- The Washington Times - Monday, January 7, 2002

Changes of war
"If you asked Americans during World War II how that war would 'change everything,' chances are that they wouldn't have guessed that Germany was destined to be our ally or that, two decades later, we'd be yucking it up over the antics of 'Hogan's Heroes' in a Nazi prison camp. Wars may change everything, but how is a mystery that can be unraveled only well after the truce.
"Since September 11, there have been so many misguided predictions about our new war's impact that just one thing is certain: The cultural-prognostication biz is kaput. Gossip didn't vanish, and neither did violent movies or award shows. While some critics were correct that 'reality' television would take a hit when forced to compete with actual reality, no one guessed that [a special starring] Carol Burnett would hit the Nielsen jackpot. What the unexpected appeal of old Burnett outtakes says about the life, death or resurrection of irony, the Taliban or anything else is unclear. It serves as a cultural predictor only in that CBS will soon be ransacking its vaults for skits from 'The Garry Moore Show.'"
Frank Rich, writing on "Close Reading: On the Cultural Battlefields," in the Dec. 23 issue of the New York Times Magazine

Christian confidence
"One of this century's key Islamist thinkers, who resided in the West in the late 1940s, was Sayyid Qutb. He argues the West is inherently weak not because it is Christian but because it has lost its Christianity and become a land of idolaters. Qutb wrote in his book 'The America I Saw' that 'No one builds as many churches as Americans do. Notwithstanding this, there is no one as removed from feeling the spirituality, respect and sacredness of religion than the Americans.'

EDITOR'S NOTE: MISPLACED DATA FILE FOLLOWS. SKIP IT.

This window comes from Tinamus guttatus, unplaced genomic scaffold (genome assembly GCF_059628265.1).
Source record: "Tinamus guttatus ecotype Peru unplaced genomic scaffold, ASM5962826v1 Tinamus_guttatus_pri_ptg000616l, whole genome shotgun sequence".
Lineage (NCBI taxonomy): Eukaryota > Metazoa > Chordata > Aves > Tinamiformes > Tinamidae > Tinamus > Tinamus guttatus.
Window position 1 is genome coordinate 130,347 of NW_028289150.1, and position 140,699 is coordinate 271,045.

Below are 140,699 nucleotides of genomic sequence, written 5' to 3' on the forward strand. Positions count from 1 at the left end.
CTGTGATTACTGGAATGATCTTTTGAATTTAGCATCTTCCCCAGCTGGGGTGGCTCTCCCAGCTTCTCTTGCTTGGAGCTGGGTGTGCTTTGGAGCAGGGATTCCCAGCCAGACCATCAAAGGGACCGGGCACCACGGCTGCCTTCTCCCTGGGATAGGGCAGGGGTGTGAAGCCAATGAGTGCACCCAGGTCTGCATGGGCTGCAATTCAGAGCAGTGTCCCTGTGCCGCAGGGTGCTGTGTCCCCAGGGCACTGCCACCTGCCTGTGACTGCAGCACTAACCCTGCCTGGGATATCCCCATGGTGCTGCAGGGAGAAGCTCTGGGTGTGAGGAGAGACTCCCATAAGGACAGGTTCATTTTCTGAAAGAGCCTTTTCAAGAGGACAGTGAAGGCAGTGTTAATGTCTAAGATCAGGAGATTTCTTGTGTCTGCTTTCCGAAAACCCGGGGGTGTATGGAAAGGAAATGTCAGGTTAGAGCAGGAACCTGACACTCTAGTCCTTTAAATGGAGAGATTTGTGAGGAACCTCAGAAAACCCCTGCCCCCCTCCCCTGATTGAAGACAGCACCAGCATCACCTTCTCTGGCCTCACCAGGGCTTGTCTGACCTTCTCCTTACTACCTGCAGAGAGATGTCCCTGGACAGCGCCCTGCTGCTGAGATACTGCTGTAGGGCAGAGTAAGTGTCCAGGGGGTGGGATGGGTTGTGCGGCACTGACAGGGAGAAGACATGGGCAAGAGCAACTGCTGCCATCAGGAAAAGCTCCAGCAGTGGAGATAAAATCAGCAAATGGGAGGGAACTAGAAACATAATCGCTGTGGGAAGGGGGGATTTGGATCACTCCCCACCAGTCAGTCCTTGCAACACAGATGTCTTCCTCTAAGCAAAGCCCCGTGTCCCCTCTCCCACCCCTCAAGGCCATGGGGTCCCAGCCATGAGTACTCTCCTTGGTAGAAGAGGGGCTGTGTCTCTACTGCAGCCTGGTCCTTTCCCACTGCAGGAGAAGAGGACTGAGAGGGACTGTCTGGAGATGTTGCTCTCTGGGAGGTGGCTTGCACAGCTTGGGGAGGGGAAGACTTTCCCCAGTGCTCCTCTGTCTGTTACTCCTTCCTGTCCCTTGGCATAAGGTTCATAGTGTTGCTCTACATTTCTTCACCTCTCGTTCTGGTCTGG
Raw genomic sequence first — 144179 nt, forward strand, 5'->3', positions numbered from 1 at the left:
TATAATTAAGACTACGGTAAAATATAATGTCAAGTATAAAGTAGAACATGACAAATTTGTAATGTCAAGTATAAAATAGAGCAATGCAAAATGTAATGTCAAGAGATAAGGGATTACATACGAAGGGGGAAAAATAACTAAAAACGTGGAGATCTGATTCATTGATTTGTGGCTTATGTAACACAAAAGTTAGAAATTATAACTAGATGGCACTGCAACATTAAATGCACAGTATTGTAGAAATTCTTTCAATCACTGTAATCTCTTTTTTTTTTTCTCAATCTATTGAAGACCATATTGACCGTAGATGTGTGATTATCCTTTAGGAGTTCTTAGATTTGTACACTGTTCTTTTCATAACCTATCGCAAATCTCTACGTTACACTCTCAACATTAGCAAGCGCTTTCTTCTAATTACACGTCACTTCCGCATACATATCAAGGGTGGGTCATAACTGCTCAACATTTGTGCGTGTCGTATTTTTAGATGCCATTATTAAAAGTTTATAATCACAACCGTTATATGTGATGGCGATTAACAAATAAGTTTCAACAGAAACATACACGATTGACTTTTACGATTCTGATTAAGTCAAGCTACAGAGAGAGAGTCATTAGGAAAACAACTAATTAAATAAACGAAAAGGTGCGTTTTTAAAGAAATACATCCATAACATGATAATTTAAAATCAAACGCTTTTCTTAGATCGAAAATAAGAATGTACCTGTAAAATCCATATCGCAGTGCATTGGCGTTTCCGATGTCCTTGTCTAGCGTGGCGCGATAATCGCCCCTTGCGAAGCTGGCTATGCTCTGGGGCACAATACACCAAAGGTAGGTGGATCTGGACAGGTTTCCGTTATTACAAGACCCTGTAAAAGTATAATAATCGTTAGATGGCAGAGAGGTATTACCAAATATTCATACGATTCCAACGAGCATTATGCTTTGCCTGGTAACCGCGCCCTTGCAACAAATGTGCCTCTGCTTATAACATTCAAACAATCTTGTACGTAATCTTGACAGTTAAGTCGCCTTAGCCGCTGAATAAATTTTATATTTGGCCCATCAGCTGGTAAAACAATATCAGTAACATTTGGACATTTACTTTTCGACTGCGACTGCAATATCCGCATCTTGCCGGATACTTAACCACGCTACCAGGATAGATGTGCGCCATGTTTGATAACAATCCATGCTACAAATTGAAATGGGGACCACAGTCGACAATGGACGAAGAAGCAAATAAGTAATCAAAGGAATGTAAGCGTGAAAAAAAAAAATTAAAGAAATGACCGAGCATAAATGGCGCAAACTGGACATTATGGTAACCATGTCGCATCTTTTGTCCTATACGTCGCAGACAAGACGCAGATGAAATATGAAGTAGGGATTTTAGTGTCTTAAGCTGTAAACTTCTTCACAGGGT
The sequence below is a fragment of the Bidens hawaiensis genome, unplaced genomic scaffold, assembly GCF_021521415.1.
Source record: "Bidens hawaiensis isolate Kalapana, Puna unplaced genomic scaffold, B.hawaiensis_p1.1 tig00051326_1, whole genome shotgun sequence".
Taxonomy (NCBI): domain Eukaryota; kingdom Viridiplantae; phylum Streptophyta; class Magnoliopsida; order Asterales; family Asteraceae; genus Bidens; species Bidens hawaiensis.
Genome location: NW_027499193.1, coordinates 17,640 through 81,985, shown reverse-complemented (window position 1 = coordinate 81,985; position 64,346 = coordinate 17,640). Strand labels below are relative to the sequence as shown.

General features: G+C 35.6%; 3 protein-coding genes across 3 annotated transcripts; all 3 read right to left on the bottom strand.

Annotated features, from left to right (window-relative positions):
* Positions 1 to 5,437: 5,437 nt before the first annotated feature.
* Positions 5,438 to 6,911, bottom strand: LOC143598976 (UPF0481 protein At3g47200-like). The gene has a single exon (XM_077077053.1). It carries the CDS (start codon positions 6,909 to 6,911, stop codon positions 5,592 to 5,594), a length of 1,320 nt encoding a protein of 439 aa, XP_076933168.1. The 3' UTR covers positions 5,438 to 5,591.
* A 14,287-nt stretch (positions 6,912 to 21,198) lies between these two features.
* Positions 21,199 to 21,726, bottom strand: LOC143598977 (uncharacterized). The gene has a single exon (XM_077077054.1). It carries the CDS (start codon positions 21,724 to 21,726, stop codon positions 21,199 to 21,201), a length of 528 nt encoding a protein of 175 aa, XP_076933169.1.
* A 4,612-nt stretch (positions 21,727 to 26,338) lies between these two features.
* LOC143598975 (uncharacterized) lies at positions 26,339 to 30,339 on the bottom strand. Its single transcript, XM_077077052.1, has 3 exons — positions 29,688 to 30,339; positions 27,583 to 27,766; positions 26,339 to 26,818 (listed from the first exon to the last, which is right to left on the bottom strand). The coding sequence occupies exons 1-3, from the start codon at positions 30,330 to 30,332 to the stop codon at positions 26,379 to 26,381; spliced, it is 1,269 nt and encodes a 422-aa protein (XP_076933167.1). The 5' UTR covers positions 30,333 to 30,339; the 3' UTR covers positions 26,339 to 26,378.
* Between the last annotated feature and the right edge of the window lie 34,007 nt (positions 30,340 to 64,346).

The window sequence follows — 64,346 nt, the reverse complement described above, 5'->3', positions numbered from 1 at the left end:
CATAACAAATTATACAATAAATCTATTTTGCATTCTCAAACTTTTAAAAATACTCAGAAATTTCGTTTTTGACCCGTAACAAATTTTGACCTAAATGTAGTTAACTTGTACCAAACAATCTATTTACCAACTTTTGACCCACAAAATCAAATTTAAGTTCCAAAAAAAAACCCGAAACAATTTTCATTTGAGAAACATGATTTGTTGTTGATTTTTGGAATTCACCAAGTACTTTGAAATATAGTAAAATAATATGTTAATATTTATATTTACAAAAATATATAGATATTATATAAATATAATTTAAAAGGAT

"To the likes of Osama bin Laden, our tolerance and lack of confidence in asserting our faith openly are taken as emptiness of the soul, and thus vulnerability. We would gain more respect, cause bin Laden's followers more fear, and create theological reservations about using terror if we were unapologetically and openly Christian.
"Our apparent irreligiousness also lifts restrictions on the means Muslims may employ in a fight. The Koran allows much harsher tactics if the enemy is linked with Satan. Western women with their short dresses are certainly considered efforts to tempt Muslims away from their faith, and Americans look like Satanic unbelievers in tempting Muslims to worship idols like money and materialism. Therefore we can be attacked without restraint."
David Wurmser in "Islamic Militancy is on the Rise" in the December issue of American Enterprise

Radical journey
"For me, it was a progression. My folks came from Scarborough, Maine. They were deep Republicans, to the extent that during the '30s, nobody in my mother's family would say Roosevelt's name; he was just 'that man in the White House.' I worked for Barry Goldwater in his campaign in 1964. The first thing my wife tells people we meet: 'In 1968, Steve voted for Richard Nixon.'
"When I came to campus [at the University of Maine] in 1966 my roommate was Harold Crosby of Whiting, Maine. By January 1967, he had decided that we were wrong to be in Vietnam. To this day, I am mad that Harold beat me to that [realization].
"There was a tremendous amount of excitement about being involved with the anti-war protests. And there were a lot of other things involved, boiled down to three or four strong points protest the war, protest poverty, protest discrimination against women. It was tremendously exhilarating to be part of it."
novelist Stephen King, quoted in the December/January issue of UMaine Today

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